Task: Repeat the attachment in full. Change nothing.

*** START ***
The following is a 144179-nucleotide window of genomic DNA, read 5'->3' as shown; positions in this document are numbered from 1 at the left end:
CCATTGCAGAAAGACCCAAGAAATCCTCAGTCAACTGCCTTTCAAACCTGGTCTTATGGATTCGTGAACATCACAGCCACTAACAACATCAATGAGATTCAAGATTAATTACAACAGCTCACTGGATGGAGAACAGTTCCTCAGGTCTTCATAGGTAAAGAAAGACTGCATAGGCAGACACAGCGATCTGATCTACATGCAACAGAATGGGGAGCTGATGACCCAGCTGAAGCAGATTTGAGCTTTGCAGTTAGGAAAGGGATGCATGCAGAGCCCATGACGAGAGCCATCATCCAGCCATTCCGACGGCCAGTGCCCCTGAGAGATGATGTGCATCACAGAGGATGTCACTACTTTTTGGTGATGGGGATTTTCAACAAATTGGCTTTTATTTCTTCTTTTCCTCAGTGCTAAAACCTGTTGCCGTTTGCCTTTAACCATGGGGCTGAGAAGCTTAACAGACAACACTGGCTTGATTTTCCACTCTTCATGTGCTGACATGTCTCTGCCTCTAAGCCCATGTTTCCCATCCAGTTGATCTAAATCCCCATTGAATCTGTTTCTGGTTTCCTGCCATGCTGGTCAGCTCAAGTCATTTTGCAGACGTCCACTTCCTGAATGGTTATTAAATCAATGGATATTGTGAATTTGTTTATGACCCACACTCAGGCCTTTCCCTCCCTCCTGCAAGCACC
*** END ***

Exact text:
The following is a 144179-nucleotide window of genomic DNA, read 5'->3' as shown; positions in this document are numbered from 1 at the left end:
CCATTGCAGAAAGACCCAAGAAATCCTCAGTCAACTGCCTTTCAAACCTGGTCTTATGGATTCGTGAACATCACAGCCACTAACAACATCAATGAGATTCAAGATTAATTACAACAGCTCACTGGATGGAGAACAGTTCCTCAGGTCTTCATAGGTAAAGAAAGACTGCATAGGCAGACACAGCGATCTGATCTACATGCAACAGAATGGGGAGCTGATGACCCAGCTGAAGCAGATTTGAGCTTTGCAGTTAGGAAAGGGATGCATGCAGAGCCCATGACGAGAGCCATCATCCAGCCATTCCGACGGCCAGTGCCCCTGAGAGATGATGTGCATCACAGAGGATGTCACTACTTTTTGGTGATGGGGATTTTCAACAAATTGGCTTTTATTTCTTCTTTTCCTCAGTGCTAAAACCTGTTGCCGTTTGCCTTTAACCATGGGGCTGAGAAGCTTAACAGACAACACTGGCTTGATTTTCCACTCTTCATGTGCTGACATGTCTCTGCCTCTAAGCCCATGTTTCCCATCCAGTTGATCTAAATCCCCATTGAATCTGTTTCTGGTTTCCTGCCATGCTGGTCAGCTCAAGTCATTTTGCAGACGTCCACTTCCTGAATGGTTATTAAATCAATGGATATTGTGAATTTGTTTATGACCCACACTCAGGCCTTTCCCTCCCTCCTGCAAGCACC